The first recorded cartoon illustration and animation
Modern media is full of cartoons. From comics, magazines, children’s books to ‘moving’ cartoons on TV and animated movies. They are all around us. But like cars, computers and mobile phones this wasn’t always the case. So who was the first recorded cartoonist and who made the first hand-drawn animation?
The difference between an illustration and a cartoon
An illustration is defined as a pictorial matter used to explain or decorate a text.1 It’s a visual representation of an idea or subject. A cartoon on the other hand is always comedic by nature and can either mean a still comic illustration or a moving image.2
Definition of a cartoon
1. A simple drawing showing the features of its subjects in a humorously exaggerated way, especially a satirical one in a newspaper or magazine
2. A film using animation techniques to photograph a sequence of drawings rather than real people or objects.2
Cartoon illustrations are a popular form of visual art particularly with children and for comedic or satirical effect with adults. They are a never meant to be photorealistic, rather a caricature or exaggerated illustration. The word cartoon can either mean a single drawing or an animated film.
Illustrations and cartoons have traditionally been used in printed materials such as books, magazines, newspapers and promotional leaflets and posters. More modern media such as computer screens and televisions can also be used to display illustrations and cartoons, although if the picture is given movement then this would be classed as animation and not illustration.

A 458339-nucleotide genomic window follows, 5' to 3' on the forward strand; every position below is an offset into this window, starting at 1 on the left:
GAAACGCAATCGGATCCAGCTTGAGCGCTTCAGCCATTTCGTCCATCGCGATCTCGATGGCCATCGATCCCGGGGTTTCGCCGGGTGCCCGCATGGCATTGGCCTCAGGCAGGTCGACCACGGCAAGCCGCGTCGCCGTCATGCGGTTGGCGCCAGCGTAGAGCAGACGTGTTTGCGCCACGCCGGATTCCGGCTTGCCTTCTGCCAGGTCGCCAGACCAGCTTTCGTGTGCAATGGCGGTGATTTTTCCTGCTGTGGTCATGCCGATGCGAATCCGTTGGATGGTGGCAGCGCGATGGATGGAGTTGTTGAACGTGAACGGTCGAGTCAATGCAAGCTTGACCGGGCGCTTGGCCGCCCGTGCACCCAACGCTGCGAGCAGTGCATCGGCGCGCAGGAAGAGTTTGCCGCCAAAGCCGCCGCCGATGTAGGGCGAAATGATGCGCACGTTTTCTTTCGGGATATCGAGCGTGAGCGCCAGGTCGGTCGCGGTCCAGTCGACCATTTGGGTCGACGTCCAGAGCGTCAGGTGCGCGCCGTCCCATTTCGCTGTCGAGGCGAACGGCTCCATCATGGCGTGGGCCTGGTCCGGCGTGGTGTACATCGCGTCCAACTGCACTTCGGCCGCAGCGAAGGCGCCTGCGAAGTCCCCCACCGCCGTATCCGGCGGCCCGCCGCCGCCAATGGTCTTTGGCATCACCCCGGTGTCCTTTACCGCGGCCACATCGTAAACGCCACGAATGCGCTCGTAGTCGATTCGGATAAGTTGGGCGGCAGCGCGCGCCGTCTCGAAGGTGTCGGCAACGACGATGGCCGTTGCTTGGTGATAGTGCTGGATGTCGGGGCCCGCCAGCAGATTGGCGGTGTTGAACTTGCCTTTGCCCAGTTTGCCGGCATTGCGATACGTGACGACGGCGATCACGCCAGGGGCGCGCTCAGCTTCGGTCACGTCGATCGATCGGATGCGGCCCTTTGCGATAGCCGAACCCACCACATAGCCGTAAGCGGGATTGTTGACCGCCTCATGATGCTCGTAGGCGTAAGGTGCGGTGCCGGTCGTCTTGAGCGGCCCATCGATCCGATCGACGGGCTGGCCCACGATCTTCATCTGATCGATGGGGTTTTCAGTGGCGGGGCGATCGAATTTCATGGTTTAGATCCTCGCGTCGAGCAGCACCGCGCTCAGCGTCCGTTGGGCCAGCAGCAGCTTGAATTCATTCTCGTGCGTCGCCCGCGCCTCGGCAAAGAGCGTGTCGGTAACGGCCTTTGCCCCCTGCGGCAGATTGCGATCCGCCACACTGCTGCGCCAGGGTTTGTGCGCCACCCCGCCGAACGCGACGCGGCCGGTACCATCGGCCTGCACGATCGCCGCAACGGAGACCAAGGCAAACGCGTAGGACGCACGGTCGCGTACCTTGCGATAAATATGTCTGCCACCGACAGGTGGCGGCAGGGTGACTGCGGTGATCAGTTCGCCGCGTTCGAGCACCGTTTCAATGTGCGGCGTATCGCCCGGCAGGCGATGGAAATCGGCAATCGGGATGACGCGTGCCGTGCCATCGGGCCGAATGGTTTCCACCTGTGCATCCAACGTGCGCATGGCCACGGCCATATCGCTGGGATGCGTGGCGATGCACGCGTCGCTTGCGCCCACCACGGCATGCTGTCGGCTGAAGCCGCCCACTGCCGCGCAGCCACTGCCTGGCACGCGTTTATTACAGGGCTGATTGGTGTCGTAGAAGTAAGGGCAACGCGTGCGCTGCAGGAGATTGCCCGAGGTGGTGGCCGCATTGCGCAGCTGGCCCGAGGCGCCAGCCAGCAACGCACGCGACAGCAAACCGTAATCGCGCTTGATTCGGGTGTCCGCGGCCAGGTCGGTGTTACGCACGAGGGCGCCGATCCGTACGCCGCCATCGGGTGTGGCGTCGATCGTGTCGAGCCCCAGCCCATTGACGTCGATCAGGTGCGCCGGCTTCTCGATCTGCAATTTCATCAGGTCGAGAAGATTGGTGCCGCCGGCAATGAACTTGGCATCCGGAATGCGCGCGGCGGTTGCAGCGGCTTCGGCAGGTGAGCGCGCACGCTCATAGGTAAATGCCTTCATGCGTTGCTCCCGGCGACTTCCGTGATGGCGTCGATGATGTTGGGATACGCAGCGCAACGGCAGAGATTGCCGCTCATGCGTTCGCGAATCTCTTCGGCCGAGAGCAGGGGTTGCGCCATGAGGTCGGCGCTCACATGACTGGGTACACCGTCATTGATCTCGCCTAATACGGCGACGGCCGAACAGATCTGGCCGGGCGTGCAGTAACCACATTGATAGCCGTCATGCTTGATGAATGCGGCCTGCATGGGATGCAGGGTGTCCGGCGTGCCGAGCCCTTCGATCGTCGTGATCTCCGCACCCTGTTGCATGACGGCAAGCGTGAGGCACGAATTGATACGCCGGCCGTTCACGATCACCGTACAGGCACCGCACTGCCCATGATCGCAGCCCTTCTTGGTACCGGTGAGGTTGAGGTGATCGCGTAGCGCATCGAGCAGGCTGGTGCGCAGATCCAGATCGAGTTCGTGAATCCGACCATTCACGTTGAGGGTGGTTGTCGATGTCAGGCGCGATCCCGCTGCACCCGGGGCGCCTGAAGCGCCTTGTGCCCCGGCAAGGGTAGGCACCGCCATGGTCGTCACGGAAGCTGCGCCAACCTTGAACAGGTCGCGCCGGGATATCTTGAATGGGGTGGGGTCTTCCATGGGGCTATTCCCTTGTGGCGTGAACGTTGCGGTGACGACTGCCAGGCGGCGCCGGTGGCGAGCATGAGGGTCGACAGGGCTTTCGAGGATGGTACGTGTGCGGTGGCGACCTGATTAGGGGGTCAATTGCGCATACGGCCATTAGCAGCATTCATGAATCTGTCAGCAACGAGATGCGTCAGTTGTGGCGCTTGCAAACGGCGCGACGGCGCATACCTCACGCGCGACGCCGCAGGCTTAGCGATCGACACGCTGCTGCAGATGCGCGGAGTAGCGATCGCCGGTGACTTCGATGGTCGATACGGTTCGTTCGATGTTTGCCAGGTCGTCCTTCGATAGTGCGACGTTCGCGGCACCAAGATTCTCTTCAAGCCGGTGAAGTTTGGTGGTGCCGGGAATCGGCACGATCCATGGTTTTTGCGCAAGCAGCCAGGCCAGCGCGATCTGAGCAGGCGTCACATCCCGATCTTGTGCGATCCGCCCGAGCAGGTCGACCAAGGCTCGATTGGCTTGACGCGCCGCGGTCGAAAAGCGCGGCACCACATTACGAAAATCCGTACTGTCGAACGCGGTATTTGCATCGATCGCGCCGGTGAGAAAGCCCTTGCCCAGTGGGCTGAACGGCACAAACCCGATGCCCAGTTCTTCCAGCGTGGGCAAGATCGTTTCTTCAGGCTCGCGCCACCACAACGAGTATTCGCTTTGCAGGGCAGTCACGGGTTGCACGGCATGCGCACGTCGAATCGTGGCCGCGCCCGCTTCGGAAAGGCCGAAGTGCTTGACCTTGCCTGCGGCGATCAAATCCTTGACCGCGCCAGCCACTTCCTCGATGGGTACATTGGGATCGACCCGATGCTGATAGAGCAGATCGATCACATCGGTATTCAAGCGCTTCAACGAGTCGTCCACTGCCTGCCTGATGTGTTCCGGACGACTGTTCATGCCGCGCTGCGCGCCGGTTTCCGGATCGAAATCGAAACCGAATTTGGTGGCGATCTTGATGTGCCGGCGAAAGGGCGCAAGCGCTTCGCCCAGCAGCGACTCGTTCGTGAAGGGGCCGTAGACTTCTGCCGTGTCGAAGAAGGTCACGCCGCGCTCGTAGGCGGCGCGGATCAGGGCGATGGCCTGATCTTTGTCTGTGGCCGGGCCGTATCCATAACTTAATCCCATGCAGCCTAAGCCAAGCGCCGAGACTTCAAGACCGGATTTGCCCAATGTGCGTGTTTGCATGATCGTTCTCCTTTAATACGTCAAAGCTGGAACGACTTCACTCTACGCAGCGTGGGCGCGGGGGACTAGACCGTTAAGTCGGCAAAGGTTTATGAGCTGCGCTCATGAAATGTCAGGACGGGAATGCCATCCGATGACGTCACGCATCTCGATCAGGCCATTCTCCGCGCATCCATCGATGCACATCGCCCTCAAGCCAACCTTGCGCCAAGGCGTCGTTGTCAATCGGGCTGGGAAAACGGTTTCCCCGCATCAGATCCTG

Styles of illustration
The style of drawing, picture or diagram used by the artist can vary greatly but in order for it to be classed as an illustration it must relate to the subject of the text else it is merely decoration. If an illustration can be understood quickly then it will help the reader to interact with the copy and the message which the writer is trying to convey.
Numerous techniques have been used to create illustrations and cartoons and each have a particular look and feel. Some of these techniques include pen and ink, oil painting, watercolours, airbrush, pastels, pencils and mixed-media. For further information on techniques have a look at styles of illustration.
The first cartoon illustration
It’s widely recognized that the first comic or satirical drawing to be called a “cartoon” was by a man called John Leech.3 The drawing was published in Punch magazine July 15th, 1843. It was given the caption: ‘Cartoon No.1: Substance and Shadow’. John Leech is also believed to be the first artist to be called a ‘cartoonist’.
The first animated cartoon
‘Fantasmagorie’ is one of the earliest examples of traditional (hand-drawn) animation, and considered by some to be the first animated cartoon. Fantasmagorie is a 1908 French animated film by Émile Cohl. The main clown character appears to be drawn by the artist’s hand on camera, and without doubt the intention of the piece is comedy or at the very least an amusing entertainment.